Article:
CORVALLIS — Oregon State University’s Global Hemp Innovation Center has received a $10 million USDA grant to study how and where the versatile crop can support rural economies across four Western states.
The five-year project was one of 15 proposals to receive funding from the National Institute of Food and Agriculture, which awarded $146 million for sustainable agricultural research.
OSU established the Global Hemp Innovation Center in 2019 — one year after hemp was decriminalized in the 2018 Farm Bill — to provide scientific data necessary for spurring investment in the nascent industry.
The center combines more than 40 OSU faculty in 19 academic disciplines to research all aspects of hemp, from cultivation to end products.
Jeff Steiner, associate director of the center, described hemp as being locked away in a time capsule for more than 80 years after it was banned in the U.S. It is the center’s job to find out how hemp can be incorporated into modern agricultural practices and production systems.
That in turn helps to drive new markets for the crop, including essential oils, grain and fiber.
“While enthusiasm for hemp has grown, there is still a tremendous lack of knowledge about the crop,” Steiner said.
For this project, OSU is partnering with eight other institutions to match hemp genetics and best agricultural practices with growing areas east of the Cascades and Sierra Nevada in Oregon, Washington, California and Nevada.
It all starts with the plant, Steiner said. Hemp grown primarily for oil extraction is not genetically the same as hemp grown for grain or fiber. Optimum growing conditions for one type may not be suitable for another.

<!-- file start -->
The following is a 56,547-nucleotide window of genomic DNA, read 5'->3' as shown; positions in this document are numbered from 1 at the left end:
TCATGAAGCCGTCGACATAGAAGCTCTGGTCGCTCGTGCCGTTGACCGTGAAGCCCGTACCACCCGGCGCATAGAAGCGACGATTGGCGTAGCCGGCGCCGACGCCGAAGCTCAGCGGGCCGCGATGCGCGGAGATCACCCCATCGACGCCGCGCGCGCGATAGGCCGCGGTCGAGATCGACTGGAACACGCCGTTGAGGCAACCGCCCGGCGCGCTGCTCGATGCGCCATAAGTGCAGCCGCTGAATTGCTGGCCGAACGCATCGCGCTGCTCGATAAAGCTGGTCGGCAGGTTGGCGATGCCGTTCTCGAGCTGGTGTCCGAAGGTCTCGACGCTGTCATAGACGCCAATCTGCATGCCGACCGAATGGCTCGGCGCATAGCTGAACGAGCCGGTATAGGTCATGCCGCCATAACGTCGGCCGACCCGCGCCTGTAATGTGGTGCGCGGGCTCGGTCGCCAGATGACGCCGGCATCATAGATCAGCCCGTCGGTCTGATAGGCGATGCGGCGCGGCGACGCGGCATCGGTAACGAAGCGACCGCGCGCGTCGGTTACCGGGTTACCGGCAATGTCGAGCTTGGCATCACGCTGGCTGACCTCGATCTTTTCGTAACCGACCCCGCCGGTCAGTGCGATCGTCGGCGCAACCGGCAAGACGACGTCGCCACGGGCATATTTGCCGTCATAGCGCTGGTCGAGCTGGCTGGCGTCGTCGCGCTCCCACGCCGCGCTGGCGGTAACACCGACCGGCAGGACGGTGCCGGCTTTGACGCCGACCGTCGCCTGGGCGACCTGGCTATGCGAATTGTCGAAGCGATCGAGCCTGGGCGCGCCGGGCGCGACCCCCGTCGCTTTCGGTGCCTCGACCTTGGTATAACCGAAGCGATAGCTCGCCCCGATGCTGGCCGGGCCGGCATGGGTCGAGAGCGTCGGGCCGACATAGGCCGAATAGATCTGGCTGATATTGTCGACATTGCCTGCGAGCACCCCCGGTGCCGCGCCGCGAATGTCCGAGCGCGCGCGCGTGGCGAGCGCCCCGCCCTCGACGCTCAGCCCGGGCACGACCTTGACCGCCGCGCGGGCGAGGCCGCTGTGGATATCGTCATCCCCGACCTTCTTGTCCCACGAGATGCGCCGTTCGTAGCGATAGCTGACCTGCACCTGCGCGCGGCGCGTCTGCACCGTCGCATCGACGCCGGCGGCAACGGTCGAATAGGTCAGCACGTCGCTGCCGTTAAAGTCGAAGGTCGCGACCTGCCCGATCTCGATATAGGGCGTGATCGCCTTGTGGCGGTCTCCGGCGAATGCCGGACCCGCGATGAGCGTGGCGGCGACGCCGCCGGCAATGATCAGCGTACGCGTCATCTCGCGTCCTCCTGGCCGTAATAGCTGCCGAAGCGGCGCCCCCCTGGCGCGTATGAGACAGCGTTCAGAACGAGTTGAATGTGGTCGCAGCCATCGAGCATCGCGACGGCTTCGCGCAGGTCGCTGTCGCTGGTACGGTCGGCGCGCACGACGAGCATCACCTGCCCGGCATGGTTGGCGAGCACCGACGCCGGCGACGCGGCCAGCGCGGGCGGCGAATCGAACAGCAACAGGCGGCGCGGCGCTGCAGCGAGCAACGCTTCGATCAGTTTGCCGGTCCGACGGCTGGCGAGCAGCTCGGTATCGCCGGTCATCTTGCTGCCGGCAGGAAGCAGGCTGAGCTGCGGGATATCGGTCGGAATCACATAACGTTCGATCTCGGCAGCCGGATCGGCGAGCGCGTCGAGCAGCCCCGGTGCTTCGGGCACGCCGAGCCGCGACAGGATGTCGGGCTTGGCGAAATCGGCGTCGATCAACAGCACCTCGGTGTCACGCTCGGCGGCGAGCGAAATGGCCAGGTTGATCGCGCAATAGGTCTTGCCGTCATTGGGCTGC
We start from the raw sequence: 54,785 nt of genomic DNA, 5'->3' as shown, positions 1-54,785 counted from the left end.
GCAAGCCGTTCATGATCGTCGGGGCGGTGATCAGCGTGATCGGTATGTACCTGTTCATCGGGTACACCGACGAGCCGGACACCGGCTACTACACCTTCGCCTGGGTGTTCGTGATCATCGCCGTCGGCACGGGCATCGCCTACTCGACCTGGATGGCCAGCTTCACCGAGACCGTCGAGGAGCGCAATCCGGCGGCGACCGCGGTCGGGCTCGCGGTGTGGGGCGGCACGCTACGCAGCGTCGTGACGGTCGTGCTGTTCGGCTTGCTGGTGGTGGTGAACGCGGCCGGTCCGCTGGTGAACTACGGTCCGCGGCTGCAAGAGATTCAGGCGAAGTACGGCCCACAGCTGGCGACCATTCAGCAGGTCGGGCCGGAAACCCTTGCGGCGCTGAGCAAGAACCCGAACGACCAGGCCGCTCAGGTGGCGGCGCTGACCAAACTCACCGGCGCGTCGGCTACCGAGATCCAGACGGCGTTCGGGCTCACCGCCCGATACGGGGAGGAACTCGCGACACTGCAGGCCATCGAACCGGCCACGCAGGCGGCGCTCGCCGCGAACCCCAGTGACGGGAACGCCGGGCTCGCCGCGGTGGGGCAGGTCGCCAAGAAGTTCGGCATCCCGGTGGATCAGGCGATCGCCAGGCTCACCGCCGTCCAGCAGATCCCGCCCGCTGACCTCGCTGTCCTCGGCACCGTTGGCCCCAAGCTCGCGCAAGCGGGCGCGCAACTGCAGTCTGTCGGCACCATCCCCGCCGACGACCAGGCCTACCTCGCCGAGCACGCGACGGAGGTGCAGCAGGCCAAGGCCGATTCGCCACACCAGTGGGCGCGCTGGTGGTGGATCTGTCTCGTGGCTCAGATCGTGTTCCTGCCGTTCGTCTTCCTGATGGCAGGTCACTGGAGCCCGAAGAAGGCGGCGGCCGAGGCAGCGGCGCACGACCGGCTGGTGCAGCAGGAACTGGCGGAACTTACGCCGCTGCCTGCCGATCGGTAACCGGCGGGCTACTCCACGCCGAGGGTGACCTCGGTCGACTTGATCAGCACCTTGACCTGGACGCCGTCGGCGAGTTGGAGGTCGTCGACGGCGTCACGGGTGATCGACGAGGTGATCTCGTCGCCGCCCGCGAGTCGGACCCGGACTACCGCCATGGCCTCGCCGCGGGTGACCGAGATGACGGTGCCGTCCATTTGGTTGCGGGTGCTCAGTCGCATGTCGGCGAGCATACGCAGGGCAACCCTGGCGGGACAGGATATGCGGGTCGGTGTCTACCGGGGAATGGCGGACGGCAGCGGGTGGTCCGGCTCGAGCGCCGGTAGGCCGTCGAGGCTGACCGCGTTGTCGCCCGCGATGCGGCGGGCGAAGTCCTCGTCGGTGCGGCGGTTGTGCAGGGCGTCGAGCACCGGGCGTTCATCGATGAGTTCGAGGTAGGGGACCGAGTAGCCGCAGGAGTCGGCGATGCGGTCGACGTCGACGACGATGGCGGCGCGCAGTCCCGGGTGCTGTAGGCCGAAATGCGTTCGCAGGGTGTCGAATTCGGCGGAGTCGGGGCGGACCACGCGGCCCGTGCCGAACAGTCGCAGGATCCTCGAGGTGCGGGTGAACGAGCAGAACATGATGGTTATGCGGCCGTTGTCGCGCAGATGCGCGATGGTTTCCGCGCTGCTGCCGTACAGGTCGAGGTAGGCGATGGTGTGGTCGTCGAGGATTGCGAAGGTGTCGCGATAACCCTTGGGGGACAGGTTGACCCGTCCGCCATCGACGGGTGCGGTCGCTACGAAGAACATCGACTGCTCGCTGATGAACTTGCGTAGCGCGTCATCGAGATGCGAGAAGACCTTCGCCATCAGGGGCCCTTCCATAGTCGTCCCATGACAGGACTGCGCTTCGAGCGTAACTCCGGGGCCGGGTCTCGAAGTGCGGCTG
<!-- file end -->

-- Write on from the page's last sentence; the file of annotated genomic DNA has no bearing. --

What’s more, Steiner said hemp must fit into local agricultural systems and crop rotations so it does not displace other commodities, such as hay and potatoes in the Klamath Basin.
“It’s not like we have to start from scratch, but we have to apply all this knowledge and make it work for hemp,” Steiner said.
Researchers are also looking at where to add processing capacity for hemp, and whether those facilities can be built in rural and tribal communities.
Tribal partners include the Confederated Tribes of Warm Springs in Central Oregon, which has taken a keen interest in hemp to boost economic development.
“The Warm Springs Tribe has interest in exploring and expanding our agricultural opportunities in hemp production, and this is one avenue to achieve this,” said Laurie Danzuka, cannabis project coordinator for the tribe.
Danzuka said the collaboration will allow tribal farmers to identify potential suitable uses for hemp and utilize best farming practices for its production.
Steiner said the up-front participation of tribes and other rural communities in the project is critical to their success.
“The potential economic opportunities this new commodity may have presents tremendous potential for rural communities, and our project has set out to ensure those opportunities are equally available and relevant to all kinds of farmers,” Steiner said.
He pointed to studies indicating the global industrial hemp market could reach $36 billion by 2026. Part of that relies on hemp’s ability to tap into other markets, such as the nutraceutical industry and the textile business.
“It’s a matter of finding how hemp can be more economical than existing products in those sectors,” Steiner said. “There’s a huge potential for where this can be fit in.”
Other project partners include the University of California-Davis; Washington State University; University of Nevada-Reno; USDA Agricultural Research Service; USDA National Agricultural Library; USDA Western Rural Development Center; the Federally Recognized Tribes Extension Program; U.S. Department of Transportation’s Volpe National Transportation Systems Research Center; and 7 Generations, a firm that specializes in Native American business development.